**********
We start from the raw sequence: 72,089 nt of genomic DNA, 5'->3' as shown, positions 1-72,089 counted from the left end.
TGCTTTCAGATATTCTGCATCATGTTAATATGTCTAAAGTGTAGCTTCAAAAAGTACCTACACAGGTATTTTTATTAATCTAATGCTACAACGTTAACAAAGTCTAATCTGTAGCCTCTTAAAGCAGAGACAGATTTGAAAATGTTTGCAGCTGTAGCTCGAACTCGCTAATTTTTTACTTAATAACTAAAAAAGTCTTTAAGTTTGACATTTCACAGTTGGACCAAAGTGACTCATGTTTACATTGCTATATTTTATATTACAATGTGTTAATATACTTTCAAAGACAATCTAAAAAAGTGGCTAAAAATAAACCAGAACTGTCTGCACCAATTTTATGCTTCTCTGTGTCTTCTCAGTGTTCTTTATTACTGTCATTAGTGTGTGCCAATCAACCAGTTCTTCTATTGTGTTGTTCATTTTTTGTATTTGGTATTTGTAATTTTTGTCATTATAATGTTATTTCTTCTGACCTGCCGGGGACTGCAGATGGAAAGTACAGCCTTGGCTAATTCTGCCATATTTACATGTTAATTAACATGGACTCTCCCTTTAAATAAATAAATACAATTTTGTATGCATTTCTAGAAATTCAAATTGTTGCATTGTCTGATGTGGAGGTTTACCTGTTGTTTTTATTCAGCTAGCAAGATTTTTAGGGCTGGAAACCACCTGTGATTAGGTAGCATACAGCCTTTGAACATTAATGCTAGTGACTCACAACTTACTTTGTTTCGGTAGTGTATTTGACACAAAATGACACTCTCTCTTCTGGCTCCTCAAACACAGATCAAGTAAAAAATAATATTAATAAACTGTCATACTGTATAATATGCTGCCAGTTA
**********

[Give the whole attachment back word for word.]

We start from the raw sequence: 72,089 nt of genomic DNA, 5'->3' as shown, positions 1-72,089 counted from the left end.
TGCTTTCAGATATTCTGCATCATGTTAATATGTCTAAAGTGTAGCTTCAAAAAGTACCTACACAGGTATTTTTATTAATCTAATGCTACAACGTTAACAAAGTCTAATCTGTAGCCTCTTAAAGCAGAGACAGATTTGAAAATGTTTGCAGCTGTAGCTCGAACTCGCTAATTTTTTACTTAATAACTAAAAAAGTCTTTAAGTTTGACATTTCACAGTTGGACCAAAGTGACTCATGTTTACATTGCTATATTTTATATTACAATGTGTTAATATACTTTCAAAGACAATCTAAAAAAGTGGCTAAAAATAAACCAGAACTGTCTGCACCAATTTTATGCTTCTCTGTGTCTTCTCAGTGTTCTTTATTACTGTCATTAGTGTGTGCCAATCAACCAGTTCTTCTATTGTGTTGTTCATTTTTTGTATTTGGTATTTGTAATTTTTGTCATTATAATGTTATTTCTTCTGACCTGCCGGGGACTGCAGATGGAAAGTACAGCCTTGGCTAATTCTGCCATATTTACATGTTAATTAACATGGACTCTCCCTTTAAATAAATAAATACAATTTTGTATGCATTTCTAGAAATTCAAATTGTTGCATTGTCTGATGTGGAGGTTTACCTGTTGTTTTTATTCAGCTAGCAAGATTTTTAGGGCTGGAAACCACCTGTGATTAGGTAGCATACAGCCTTTGAACATTAATGCTAGTGACTCACAACTTACTTTGTTTCGGTAGTGTATTTGACACAAAATGACACTCTCTCTTCTGGCTCCTCAAACACAGATCAAGTAAAAAATAATATTAATAAACTGTCATACTGTATAATATGCTGCCAGTTA